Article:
The potential harm to a population exposed to radiation from a nuclear accident, such as the one that recently occurred at the Chernobyl plant in the Soviet Union, is of concern to many individuals. The average dose to a population is a useful index of harm (IH) only for linear, nonthreshold-type, quantal (i.e., all-or-none) effects. For such radiobiological effects, the expected harm to the population is linearly related to the average dose. However, for nonstochastic effects, it is not. An IH is proposed for threshold-type nonstochastic effects which is based on a form of the Weibull model where, at low to moderate doses, the individual risk at dose X = D/D50 is given by the approximation Risk = ln(2)XV; where D50 is the absorbed radiation dose that produces the specified effect in one-half the population, D is the absorbed radiation dose, and Y is a positive parameter. The dose, X, is in units of the D50. Use of this form of the Weibull model is limited to doses such that X is small in comparison to 1. An IH for the population can be obtained by defining a new variable, P = X; in dimensionless units, because the individual risk is linearly related to P at low and moderate doses. The average value for P (given by (P)) for an exposed population can be used as an IH for the population when the maximum value for P does not exceed 1. Both P and (P) can be regarded as theoretical doses. The average risk for the population in terms of the average dose (P) is given by ln(2)*(P), and the expected cases of nonstochastic effects among N individuals by N*ln(2)*(P). As an example of the application of the average dose (P), the expected cases of temporary sterility in males among the approximately 135,000 people evacuated within 30 km of the Chernobyl plant is calculated to be about 200. The cases of sterility would be expected to come from those males exposed to doses to the testes of about 0.35 Gy or higher. No cases of sterility would be expected for individuals exposed to lower doses.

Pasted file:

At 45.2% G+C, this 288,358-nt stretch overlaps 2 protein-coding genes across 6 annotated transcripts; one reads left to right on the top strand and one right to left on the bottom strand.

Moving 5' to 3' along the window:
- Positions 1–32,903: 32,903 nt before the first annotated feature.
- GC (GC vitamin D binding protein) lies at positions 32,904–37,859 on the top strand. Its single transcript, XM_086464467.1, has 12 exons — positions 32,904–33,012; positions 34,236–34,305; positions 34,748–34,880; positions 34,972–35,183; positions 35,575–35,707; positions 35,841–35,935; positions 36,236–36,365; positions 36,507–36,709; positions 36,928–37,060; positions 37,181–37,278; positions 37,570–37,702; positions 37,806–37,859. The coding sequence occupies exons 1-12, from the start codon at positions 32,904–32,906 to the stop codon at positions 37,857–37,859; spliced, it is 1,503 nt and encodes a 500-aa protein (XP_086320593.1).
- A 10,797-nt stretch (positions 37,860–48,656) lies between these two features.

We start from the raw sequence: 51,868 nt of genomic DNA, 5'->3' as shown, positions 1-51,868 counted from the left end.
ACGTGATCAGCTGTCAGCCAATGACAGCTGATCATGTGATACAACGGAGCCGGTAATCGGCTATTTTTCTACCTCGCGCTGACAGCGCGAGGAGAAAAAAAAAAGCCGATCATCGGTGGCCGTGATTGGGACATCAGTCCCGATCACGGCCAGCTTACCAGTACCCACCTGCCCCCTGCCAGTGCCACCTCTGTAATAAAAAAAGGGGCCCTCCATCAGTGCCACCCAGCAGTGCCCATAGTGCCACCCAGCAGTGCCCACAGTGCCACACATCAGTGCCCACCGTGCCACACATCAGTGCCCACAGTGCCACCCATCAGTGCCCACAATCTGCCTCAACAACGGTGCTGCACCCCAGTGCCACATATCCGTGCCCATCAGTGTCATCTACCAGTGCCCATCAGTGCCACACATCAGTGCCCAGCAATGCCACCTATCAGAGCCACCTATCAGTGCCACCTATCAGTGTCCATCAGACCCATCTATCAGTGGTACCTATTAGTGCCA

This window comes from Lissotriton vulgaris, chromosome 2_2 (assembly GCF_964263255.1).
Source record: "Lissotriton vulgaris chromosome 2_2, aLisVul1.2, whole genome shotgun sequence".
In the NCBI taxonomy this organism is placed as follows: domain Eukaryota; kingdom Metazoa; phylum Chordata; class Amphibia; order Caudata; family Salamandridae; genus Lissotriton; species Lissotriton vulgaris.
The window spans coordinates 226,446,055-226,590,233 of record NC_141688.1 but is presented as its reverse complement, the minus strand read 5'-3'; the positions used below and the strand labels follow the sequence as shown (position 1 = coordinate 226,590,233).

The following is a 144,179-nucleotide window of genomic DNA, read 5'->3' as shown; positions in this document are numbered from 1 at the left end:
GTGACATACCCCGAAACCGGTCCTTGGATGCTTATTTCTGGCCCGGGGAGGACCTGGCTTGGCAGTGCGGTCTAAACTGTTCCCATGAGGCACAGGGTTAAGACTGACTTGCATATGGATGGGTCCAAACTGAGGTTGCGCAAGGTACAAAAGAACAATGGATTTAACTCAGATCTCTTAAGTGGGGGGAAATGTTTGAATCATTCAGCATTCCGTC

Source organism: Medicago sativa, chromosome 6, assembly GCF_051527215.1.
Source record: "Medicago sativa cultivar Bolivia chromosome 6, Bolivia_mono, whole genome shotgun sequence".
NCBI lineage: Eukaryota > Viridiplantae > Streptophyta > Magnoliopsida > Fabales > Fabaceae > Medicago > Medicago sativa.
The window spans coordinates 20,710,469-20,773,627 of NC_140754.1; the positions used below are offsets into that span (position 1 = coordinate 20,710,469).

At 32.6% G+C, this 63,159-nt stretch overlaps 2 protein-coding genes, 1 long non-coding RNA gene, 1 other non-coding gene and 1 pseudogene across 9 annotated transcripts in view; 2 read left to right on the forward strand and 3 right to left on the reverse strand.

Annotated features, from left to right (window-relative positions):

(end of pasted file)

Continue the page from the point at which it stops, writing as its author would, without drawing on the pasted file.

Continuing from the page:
©1988Health Physics Society